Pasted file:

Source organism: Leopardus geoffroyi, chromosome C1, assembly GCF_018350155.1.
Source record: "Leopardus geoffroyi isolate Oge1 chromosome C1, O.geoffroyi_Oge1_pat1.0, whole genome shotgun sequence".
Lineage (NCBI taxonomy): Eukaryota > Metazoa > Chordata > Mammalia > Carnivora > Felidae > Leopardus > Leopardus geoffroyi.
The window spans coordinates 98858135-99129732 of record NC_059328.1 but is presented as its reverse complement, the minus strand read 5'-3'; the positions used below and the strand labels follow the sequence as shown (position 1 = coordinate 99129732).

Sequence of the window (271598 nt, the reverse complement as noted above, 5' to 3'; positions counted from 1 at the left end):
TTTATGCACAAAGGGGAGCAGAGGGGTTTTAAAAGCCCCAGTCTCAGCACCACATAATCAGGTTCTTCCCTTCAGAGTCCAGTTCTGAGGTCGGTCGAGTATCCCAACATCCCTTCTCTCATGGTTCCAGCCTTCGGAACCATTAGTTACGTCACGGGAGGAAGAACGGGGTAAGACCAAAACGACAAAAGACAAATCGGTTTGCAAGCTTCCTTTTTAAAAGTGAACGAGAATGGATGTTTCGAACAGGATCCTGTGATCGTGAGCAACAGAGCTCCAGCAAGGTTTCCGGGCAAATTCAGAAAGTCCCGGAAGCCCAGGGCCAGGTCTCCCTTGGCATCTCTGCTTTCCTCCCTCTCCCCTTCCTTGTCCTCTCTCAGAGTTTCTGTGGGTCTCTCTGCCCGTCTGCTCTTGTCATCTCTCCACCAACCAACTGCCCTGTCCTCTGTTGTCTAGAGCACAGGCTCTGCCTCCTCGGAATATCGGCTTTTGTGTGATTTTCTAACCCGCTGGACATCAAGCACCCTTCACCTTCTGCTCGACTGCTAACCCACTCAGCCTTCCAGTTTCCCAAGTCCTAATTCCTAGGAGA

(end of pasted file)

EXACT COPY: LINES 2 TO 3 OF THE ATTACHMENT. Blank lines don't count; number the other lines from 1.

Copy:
Source record: "Leopardus geoffroyi isolate Oge1 chromosome C1, O.geoffroyi_Oge1_pat1.0, whole genome shotgun sequence".
Lineage (NCBI taxonomy): Eukaryota > Metazoa > Chordata > Mammalia > Carnivora > Felidae > Leopardus > Leopardus geoffroyi.